Meat and meat-based substitutes vary widely in their nutritional content

Plant-based meat substitutes are similar to real beef in their chew and taste, along with the 13 nutritional items listed on their labels, like proteins, vitamins, and fats, making them appear essentially equivalent to meat.

Meat and meat-based substitutes vary widely in their nutritional content
A juicy beef burger, or is it? Image Credit: Guilhem Vellut via Wikimedia Commons.

However, a research team from Duke University deeply examined the nutritional content of plant-based meat alternatives, with the help of “metabolomics”—an advanced science tool—and the results showed that meat and meat alternatives vary widely.

Plant-based meat products are made meaty by manufacturers by adding leghemoglobin, an iron-carrying molecule from soy, berries, red beet, and carrot extracts to simulate bloodiness. The near-meat texture is attained by adding indigestible fibers like methylcellulose.

To make up for the protein levels of meat, manufacturers used isolated plant proteins from peas, soy, and other plant sources in the plant-based meat alternatives. Certain meat substitutes also had vitamin B12 and zinc to further mimic meat’s nutrition.

According to the study results published in Scientific Reports, there are many more nutritional components that are not listed on the labels, and that makes these products widely different from meat.

The metabolites that the researchers measured are building blocks of the body’s biochemistry and they play a crucial role in cell signaling, energy conversion, building and tearing down structures, and other functions.

It is anticipated that there are over 100,000 of these molecules in biology and half of these metabolites circulating in human blood are considered to be derived from regular diets.

To consumers reading nutritional labels, they may appear nutritionally interchangeable. But if you peek behind the curtain using metabolomics and look at expanded nutritional profiles, we found that there are large differences between meat and a plant-based meat alternative.”

Stephan van Vliet, Postdoctoral Researcher, Duke Molecular Physiology Institute, Duke University

Around 18 samples from a popular plant-based meat alternative and 18 grass-fed ground beef samples from a ranch in Idaho were compared at the Duke Molecular Physiology Institute’s metabolomics core lab.

The investigation of the 36 carefully cooked patties showed that 171 out of the 190 metabolites they measured varied between beef and the plant-based meat substitute.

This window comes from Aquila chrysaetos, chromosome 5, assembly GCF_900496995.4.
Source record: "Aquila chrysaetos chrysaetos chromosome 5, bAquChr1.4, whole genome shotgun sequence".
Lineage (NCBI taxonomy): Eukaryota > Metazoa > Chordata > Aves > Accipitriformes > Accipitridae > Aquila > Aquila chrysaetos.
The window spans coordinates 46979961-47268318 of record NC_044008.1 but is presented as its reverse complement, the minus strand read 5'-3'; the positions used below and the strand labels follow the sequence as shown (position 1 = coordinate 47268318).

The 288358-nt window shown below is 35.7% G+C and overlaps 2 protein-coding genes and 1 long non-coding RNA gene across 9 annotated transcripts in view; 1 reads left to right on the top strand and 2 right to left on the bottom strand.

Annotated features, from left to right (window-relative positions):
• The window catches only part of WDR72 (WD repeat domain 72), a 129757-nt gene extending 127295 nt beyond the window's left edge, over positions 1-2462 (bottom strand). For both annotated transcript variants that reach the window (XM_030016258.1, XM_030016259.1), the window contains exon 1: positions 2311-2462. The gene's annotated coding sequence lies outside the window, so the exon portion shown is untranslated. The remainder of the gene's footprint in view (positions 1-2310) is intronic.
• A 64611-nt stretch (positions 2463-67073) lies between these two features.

The beef contained 22 metabolites that the plant-based substitute did not have, and the plant-based substitute contained 31 metabolites that meat did not have. Greater differences were found in dipeptides, amino acids, phenols, vitamins, and types of saturated and unsaturated fatty acids.

Beef contained various metabolites important for human health, like spermine, creatine, cysteamine, anserine, squalene, glucosamine, and omega-3 fatty acid DHA. “These nutrients have potentially important physiological, anti-inflammatory, and or immunomodulatory roles,” the researchers noted.

These nutrients are important for our brain and other organs including our muscles. But some people on vegan diets (no animal products), can live healthy lives—that’s very clear.”

Stephan van Vliet, Postdoctoral researcher, Duke Molecular Physiology Institute, Duke University

However, plant-based substitutes contained beneficial metabolites like phenols and phytosterols not found in beef.

It is important for consumers to understand that these products should not be viewed as nutritionally interchangeable, but that’s not to say that one is better than the other,” stated van Vliet, a self-described omnivore who relishes a plant-rich diet while also eating meat.

Plant and animal foods can be complementary because they provide different nutrients.”

Stephan van Vliet, Postdoctoral researcher, Duke Molecular Physiology Institute, Duke University

According to van Vliet, further investigation can help identify the short-term or long-term effects of the presence or absence of specific metabolites in meat and plant-based meat alternatives.

Source:
Journal reference:

Van Vliet, S., et al. (2021) A Metabolomics Comparison of Plant-Based Meat and Grass-fed Meat Indicates Large Nutritional Differences Despite Comparable Nutrition Facts Panels. Scientific Reports. doi.org/10.1038/s41598-021-93100-3.

Comments

The opinions expressed here are the views of the writer and do not necessarily reflect the views and opinions of AZoLifeSciences.
You might also like... ×
Japanese knotweed extract could bring back cured meats on the menu of health-conscious diners